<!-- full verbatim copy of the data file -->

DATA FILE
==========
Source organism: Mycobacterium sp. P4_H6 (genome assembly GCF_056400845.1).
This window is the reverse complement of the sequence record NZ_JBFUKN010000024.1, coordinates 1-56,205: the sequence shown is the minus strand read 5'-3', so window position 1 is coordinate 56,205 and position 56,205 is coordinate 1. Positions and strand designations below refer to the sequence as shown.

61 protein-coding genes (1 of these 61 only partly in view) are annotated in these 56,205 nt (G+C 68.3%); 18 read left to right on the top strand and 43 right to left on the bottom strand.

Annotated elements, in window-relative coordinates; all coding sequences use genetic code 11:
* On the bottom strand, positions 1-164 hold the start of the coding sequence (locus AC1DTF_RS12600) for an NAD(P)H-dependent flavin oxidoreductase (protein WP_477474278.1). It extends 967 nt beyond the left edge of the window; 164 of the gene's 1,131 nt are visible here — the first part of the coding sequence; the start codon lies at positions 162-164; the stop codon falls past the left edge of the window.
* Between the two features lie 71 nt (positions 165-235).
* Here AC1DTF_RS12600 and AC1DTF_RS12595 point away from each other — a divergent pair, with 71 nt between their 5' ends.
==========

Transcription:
Source organism: Mycobacterium sp. P4_H6 (genome assembly GCF_056400845.1).
This window is the reverse complement of the sequence record NZ_JBFUKN010000024.1, coordinates 1-56,205: the sequence shown is the minus strand read 5'-3', so window position 1 is coordinate 56,205 and position 56,205 is coordinate 1. Positions and strand designations below refer to the sequence as shown.

61 protein-coding genes (1 of these 61 only partly in view) are annotated in these 56,205 nt (G+C 68.3%); 18 read left to right on the top strand and 43 right to left on the bottom strand.

Annotated elements, in window-relative coordinates; all coding sequences use genetic code 11:
* On the bottom strand, positions 1-164 hold the start of the coding sequence (locus AC1DTF_RS12600) for an NAD(P)H-dependent flavin oxidoreductase (protein WP_477474278.1). It extends 967 nt beyond the left edge of the window; 164 of the gene's 1,131 nt are visible here — the first part of the coding sequence; the start codon lies at positions 162-164; the stop codon falls past the left edge of the window.
* Between the two features lie 71 nt (positions 165-235).
* Here AC1DTF_RS12600 and AC1DTF_RS12595 point away from each other — a divergent pair, with 71 nt between their 5' ends.